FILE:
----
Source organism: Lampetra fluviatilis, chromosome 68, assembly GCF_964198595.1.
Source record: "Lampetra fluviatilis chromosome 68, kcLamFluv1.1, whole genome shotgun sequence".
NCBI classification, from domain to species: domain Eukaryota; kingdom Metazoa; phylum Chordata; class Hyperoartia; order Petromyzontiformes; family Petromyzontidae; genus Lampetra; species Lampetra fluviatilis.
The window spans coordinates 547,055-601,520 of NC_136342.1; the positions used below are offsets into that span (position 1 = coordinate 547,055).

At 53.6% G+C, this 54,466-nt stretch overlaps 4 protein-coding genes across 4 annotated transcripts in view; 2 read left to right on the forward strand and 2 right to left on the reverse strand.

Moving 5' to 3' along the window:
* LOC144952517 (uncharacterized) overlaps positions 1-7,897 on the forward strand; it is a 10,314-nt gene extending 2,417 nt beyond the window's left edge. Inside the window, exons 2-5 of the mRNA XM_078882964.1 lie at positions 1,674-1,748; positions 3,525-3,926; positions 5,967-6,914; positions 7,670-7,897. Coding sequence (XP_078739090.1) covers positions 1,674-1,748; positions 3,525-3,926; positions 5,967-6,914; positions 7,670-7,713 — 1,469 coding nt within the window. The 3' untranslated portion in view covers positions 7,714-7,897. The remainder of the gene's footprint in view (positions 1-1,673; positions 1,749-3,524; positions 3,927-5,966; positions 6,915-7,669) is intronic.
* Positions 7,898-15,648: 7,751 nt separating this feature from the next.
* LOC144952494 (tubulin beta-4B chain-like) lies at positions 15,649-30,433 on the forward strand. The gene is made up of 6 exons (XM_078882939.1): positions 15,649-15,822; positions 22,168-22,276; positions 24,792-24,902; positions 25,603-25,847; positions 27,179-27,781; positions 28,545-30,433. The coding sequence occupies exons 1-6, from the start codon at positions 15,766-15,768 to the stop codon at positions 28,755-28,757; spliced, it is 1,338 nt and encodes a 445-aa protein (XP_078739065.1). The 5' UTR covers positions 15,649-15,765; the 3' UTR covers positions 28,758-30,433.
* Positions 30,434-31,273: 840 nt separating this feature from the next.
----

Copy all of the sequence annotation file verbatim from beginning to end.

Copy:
Source organism: Lampetra fluviatilis, chromosome 68, assembly GCF_964198595.1.
Source record: "Lampetra fluviatilis chromosome 68, kcLamFluv1.1, whole genome shotgun sequence".
NCBI classification, from domain to species: domain Eukaryota; kingdom Metazoa; phylum Chordata; class Hyperoartia; order Petromyzontiformes; family Petromyzontidae; genus Lampetra; species Lampetra fluviatilis.
The window spans coordinates 547,055-601,520 of NC_136342.1; the positions used below are offsets into that span (position 1 = coordinate 547,055).

At 53.6% G+C, this 54,466-nt stretch overlaps 4 protein-coding genes across 4 annotated transcripts in view; 2 read left to right on the forward strand and 2 right to left on the reverse strand.

Moving 5' to 3' along the window:
* LOC144952517 (uncharacterized) overlaps positions 1-7,897 on the forward strand; it is a 10,314-nt gene extending 2,417 nt beyond the window's left edge. Inside the window, exons 2-5 of the mRNA XM_078882964.1 lie at positions 1,674-1,748; positions 3,525-3,926; positions 5,967-6,914; positions 7,670-7,897. Coding sequence (XP_078739090.1) covers positions 1,674-1,748; positions 3,525-3,926; positions 5,967-6,914; positions 7,670-7,713 — 1,469 coding nt within the window. The 3' untranslated portion in view covers positions 7,714-7,897. The remainder of the gene's footprint in view (positions 1-1,673; positions 1,749-3,524; positions 3,927-5,966; positions 6,915-7,669) is intronic.
* Positions 7,898-15,648: 7,751 nt separating this feature from the next.
* LOC144952494 (tubulin beta-4B chain-like) lies at positions 15,649-30,433 on the forward strand. The gene is made up of 6 exons (XM_078882939.1): positions 15,649-15,822; positions 22,168-22,276; positions 24,792-24,902; positions 25,603-25,847; positions 27,179-27,781; positions 28,545-30,433. The coding sequence occupies exons 1-6, from the start codon at positions 15,766-15,768 to the stop codon at positions 28,755-28,757; spliced, it is 1,338 nt and encodes a 445-aa protein (XP_078739065.1). The 5' UTR covers positions 15,649-15,765; the 3' UTR covers positions 28,758-30,433.
* Positions 30,434-31,273: 840 nt separating this feature from the next.